The U.S. Citizenship and Immigration Services (USCIS) has revised its Handbook for Employers: Instructions for Completing Form I-9 (M-274). Revised as of January 5, 2011, the handbook includes expanded guidance on lawful permanent residents, H-1B employees, F-1 students, J-1 exchange visitors, refugees and asylees, and acceptable documents for employees in temporary protected status (TPS).
The following is a summary of key changes in the revised handbook:
- Employees With TPS
TPS is a temporary immigration benefit that allows foreign nationals from designated countries to reside and work in the United States for a temporary period of time. The Department of Homeland Security (DHS) may extend a country’s TPS designation and issue a Federal Register notice to automatically extend expiring employment authorization documents (EADs) for TPS beneficiaries. Thus, a TPS beneficiary may choose to present an EAD that is expired on its face so long as it has been automatically extended. The challenge to employers is how to determine whether a TPS beneficiary’s expired EAD is valid as a List A document.
The handbook now provides guidance on how to identify a TPS EAD, how to determine whether the DHS has issued an automatic extension of expiring EADs, and how to explain that the TPS status was extended on the Form I-9 (Employment Eligibility Verification).
- J-1 Exchange Visitors & F-1 Students, including F-1s Changing to H-1B Status (“The Cap Gap”)
The handbook provides a detailed explanation on how to complete the I-9 for those individuals in J-1 exchange visitor status and F-1 and M-1 student status. Additionally, the handbook explains how to complete the I-9 for F-1 students who are changing status to H-1B and are eligible for a “cap-gap” extension of status and employment authorization. The handbook confirms that the student’s employment authorization will remain valid through September 30 of the calendar year for which the H-1B is filed, so long as the student’s H-1B status will begin on October 1. Additionally, the handbook advises that an employer must re-verify a student’s Form I-20 (Certificate of Eligibility for Nonimmigrant (F-1) Student Status). The I-20 must show that the cap-gap extension was endorsed by the student’s designated school official. Re-verification must be done no later than October 1.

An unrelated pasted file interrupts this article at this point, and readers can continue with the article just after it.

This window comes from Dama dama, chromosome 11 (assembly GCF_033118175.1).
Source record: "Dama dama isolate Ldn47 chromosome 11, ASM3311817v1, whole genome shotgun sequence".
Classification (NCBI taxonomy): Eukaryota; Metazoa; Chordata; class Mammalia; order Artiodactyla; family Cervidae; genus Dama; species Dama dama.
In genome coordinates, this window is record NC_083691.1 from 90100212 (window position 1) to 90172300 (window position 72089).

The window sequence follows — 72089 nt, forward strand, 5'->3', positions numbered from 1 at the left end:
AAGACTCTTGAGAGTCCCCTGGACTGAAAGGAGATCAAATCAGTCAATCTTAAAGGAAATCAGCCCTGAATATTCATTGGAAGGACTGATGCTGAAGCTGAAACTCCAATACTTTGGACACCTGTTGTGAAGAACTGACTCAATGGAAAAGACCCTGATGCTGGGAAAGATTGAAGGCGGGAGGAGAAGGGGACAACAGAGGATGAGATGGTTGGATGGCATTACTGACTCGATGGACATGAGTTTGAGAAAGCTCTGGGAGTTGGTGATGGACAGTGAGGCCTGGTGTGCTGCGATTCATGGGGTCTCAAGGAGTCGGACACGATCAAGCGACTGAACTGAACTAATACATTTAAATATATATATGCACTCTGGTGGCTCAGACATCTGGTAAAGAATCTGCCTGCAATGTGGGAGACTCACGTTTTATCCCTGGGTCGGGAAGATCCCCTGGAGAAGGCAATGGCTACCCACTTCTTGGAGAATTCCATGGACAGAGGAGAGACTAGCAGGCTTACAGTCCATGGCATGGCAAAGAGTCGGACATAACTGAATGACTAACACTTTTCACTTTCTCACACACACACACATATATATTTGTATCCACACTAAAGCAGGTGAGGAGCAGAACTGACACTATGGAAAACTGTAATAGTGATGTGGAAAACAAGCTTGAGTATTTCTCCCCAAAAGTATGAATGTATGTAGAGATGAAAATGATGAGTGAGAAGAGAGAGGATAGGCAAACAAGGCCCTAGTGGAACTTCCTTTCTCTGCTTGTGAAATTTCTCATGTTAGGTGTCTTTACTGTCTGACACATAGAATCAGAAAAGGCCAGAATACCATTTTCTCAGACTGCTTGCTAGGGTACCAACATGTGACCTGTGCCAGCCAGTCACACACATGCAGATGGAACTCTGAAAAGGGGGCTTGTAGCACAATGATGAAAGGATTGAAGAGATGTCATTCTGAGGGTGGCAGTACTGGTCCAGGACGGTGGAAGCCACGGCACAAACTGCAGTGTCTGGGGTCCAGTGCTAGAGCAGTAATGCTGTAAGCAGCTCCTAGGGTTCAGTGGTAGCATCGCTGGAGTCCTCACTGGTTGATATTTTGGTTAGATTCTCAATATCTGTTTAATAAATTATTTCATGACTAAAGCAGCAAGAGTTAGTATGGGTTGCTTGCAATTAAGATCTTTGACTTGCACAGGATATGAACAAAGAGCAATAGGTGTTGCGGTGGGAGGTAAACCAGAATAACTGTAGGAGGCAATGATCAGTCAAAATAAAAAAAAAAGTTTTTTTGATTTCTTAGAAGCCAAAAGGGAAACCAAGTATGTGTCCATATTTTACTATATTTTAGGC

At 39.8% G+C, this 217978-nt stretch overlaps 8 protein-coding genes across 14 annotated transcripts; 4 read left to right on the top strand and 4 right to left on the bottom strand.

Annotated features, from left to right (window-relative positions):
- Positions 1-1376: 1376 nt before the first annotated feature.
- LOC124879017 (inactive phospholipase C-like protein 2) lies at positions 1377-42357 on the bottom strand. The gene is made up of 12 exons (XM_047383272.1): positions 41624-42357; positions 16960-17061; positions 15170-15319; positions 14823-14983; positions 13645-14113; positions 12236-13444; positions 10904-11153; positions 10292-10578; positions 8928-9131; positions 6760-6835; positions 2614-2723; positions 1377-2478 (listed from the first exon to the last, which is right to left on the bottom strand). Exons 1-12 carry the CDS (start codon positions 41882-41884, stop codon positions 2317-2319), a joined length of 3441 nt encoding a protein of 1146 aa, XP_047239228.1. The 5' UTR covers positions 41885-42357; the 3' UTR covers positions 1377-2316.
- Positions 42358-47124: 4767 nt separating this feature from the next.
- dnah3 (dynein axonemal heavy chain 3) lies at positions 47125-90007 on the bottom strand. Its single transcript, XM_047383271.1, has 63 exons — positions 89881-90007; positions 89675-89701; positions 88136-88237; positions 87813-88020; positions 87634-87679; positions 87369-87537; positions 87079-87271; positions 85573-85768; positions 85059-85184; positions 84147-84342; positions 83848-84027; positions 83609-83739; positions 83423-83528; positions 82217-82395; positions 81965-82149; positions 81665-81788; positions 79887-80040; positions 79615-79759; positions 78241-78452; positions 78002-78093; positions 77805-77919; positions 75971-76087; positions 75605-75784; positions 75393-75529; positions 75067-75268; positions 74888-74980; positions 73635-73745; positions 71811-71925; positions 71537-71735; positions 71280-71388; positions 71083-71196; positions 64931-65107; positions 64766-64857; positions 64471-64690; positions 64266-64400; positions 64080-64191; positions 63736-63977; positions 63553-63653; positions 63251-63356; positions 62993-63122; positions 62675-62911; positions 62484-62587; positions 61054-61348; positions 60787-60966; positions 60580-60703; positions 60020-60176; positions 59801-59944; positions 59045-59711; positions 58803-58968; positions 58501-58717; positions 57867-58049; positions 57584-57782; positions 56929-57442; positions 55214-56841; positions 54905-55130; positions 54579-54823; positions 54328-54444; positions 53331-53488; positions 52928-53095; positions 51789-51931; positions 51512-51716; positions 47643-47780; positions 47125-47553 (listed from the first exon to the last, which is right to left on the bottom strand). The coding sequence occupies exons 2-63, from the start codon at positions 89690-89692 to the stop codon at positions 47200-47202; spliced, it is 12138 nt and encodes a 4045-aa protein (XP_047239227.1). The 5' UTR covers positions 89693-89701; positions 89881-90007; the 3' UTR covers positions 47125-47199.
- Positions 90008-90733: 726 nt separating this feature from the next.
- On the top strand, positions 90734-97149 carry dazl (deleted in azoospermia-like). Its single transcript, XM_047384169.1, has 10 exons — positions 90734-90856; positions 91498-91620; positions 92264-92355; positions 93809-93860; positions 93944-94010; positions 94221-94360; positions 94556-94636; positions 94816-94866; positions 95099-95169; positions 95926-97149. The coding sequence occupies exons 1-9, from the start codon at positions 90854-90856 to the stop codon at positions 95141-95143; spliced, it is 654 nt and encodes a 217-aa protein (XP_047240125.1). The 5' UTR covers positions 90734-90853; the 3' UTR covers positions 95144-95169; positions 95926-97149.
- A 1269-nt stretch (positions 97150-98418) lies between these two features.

- H-1B Employees Changing Employers (Portability)
The handbook now states that an employee in valid H-1B status who changes (ports) to a new employer can begin to work with the new employer upon filing an H-1B petition with USCIS. The prior version of the handbook required the porting H-1B employee to obtain a Form I-797 (Receipt Notice) from USCIS before beginning work with the new employer. This approach created considerable delay because it often takes USCIS weeks to issue the official I-797.
The new version of the handbook explains that a porting H-1B employee may begin employment by presenting his or her Form I-94/I-94A (Arrival-Departure Record) issued for employment with the previous employer, along with his or her foreign passport, as a List A document. The employer should write “AC21” on the I-9, record the date that the new H-1B petition was submitted to USCIS in the margin next to Section 2 of the I-9, and attach documentation as specified in the handbook.
- Extensions of Status
The handbook explains that an employee with a petition for extension of status timely filed before the employee’s work authorization expires is eligible for continued work authorization for up to 240 days beyond the expiration date of the authorization as long as the extension remains pending. The handbook provides a detailed explanation of how to complete the I-9 and the documentation to be attached for individuals in E-1, E-2, H-1B, H-2B, H-3, L-1, O-1, O-2, P-1, P-2, P-3, Q-1, R-1 and TN status who have timely filed extensions with the same employer.
Where an H-1B extension is timely filed and the extension remains pending, the employer should write “240-Day Ext.” and record the date the employer submitted the Form I-129 (Petition for a Nonimmigrant Worker) to USCIS in the margin of the I-9 next to Section 2.
Additionally, the handbook expands upon what documentation should be added to the I-9. Previously, the employer was advised to attach only the I-797. Now, the handbook adds that the employer should keep the following documents with the I-9 in this situation: